2015 Excellence in Leadership Award
Carol A. Robinson, M.P.A., R.N., N.E.A.-B.C., F.A.A.N.
The 2015 recipient of the Excellence in Leadership Award from the Betty Irene Moore School of Nursing at UC Davis is Carol Robinson, the director of nursing and chief patient care services officer for UC Davis Medical Center.
She oversees more than 1,800 nurses and nurse practitioners who provide care to about 200,000 patients every year in the 619-bed, acute-care hospital and its more than 100 primary- and specialty-care clinics, which handle more than 900,000 visits. Highly trained nurses support nine critical-care units in the hospital as well as 24-hour adult and pediatric emergency departments.
Under Robinson’s leadership, UC Davis Medical Center has distinguished itself as one of the best work environments for nurses in the United States. It maintains a nurse-patient ratio that meets or exceeds state-mandated staffing ratios. In addition, vacancy and turnover rates for the nursing staff are among the nation’s lowest.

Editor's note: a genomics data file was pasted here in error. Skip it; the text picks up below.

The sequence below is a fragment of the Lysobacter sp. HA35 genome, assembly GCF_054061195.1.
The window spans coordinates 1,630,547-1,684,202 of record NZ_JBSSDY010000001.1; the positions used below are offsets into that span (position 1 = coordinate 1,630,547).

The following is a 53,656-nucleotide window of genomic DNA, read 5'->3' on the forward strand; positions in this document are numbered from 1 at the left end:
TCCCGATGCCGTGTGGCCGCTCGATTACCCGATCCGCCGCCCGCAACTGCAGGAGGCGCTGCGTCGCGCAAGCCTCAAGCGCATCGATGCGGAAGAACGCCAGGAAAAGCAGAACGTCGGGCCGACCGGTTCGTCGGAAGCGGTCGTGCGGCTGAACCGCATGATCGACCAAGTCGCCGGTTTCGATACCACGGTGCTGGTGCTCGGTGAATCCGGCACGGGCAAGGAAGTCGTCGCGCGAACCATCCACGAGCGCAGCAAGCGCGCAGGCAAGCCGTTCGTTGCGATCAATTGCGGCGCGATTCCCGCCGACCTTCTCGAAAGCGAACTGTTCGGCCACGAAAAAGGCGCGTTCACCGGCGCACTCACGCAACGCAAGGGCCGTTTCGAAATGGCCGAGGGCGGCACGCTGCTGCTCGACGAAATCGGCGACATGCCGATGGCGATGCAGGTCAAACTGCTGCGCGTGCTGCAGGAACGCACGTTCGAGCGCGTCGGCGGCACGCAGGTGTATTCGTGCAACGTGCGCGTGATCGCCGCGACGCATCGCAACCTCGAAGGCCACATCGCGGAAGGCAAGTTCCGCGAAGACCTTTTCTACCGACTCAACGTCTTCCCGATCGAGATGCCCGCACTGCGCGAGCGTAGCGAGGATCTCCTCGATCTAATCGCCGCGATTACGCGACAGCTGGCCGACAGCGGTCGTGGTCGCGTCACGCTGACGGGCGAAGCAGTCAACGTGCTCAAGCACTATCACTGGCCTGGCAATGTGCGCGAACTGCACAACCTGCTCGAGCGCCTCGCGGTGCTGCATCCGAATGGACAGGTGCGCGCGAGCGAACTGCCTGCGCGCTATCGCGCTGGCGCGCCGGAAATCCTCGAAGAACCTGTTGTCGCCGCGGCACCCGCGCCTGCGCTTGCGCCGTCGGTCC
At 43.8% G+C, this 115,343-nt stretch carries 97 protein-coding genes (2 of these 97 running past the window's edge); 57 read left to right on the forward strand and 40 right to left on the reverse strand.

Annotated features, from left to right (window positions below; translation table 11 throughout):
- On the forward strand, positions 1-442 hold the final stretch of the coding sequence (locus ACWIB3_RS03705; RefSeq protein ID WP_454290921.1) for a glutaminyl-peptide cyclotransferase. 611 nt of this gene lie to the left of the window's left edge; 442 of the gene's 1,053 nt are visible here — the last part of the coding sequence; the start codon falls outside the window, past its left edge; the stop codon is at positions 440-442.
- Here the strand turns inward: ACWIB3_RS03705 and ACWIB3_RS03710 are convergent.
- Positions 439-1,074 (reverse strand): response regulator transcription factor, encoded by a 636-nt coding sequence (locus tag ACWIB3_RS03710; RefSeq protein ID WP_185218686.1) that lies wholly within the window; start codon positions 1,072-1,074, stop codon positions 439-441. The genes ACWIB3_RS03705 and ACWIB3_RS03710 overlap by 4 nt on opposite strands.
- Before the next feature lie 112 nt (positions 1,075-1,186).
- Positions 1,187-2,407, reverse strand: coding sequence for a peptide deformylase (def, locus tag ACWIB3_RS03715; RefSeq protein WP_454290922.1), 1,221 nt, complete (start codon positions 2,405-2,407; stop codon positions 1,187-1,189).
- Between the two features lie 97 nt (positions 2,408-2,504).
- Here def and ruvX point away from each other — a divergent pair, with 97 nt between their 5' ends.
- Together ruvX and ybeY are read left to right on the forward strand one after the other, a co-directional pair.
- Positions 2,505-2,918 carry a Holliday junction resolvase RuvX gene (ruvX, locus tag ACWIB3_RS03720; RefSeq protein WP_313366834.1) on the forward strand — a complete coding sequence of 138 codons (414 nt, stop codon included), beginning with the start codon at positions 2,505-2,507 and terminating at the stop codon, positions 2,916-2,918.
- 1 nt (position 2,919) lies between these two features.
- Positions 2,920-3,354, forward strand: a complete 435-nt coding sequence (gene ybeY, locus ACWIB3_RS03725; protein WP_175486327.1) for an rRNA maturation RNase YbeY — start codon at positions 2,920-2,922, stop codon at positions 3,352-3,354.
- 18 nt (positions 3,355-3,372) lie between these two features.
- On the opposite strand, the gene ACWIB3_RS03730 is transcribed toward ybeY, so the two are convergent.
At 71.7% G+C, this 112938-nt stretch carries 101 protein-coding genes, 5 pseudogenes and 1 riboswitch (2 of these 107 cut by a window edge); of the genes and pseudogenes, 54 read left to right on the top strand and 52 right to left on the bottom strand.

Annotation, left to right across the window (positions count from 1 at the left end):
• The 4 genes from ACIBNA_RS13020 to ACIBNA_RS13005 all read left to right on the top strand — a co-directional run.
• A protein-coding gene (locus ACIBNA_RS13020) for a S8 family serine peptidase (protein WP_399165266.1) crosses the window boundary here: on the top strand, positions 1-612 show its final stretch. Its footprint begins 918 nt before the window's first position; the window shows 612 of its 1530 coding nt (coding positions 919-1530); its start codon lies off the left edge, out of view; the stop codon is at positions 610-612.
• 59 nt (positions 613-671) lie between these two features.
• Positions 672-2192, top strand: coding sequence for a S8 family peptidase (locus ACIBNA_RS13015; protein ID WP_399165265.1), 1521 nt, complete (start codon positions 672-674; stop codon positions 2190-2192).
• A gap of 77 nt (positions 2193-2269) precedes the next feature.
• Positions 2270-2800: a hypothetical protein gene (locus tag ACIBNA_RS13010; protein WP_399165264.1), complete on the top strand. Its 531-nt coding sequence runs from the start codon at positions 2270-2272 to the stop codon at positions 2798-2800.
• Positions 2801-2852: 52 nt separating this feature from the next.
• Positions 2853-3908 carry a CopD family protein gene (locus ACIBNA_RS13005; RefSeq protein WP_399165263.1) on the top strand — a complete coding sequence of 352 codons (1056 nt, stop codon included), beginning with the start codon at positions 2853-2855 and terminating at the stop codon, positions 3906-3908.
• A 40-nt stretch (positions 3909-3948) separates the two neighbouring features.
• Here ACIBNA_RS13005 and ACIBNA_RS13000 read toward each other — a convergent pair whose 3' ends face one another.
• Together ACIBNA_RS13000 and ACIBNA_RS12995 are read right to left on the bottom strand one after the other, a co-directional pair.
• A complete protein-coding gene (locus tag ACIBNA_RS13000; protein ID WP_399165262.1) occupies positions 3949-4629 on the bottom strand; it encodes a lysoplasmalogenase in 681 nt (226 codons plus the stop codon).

Robinson introduced several innovative programs to improve patient care, including a primary-nurse model that was adopted by other hospitals, a lift-team to help with patients and a multilingual nursing team to support non-English-speaking patients during their stays at the hospital.
Other accomplishments include the successful Magnet Hospital Designation from 1997-2005 and again in 2014, the successful oversight of the development of the UC Davis Medical Center Level 1 Trauma Center program, chairperson of the Davis Tower building committee for a $150 million replacement patient care building, and recipient of more than $6.1 million in grants from the Gordon and Betty Moore Foundation to improve the quality of care at the medical center.
Robinson joined UC Davis in 1980 as assistant director of hospital and clinics and later became director before her appointment as chief patient care services officer.
She earned a Bachelor of Science in Nursing degree from the University of Virginia, Charlottesville, Virginia, in 1973 and a Master in Public Administration from the University of San Francisco in 1986. She was named a Johnson and Johnson Wharton Fellow in 1996 and a Fellow in the American Academy of Nursing in 2002. She has published numerous articles and authored a chapter in a medical-surgical nursing textbook.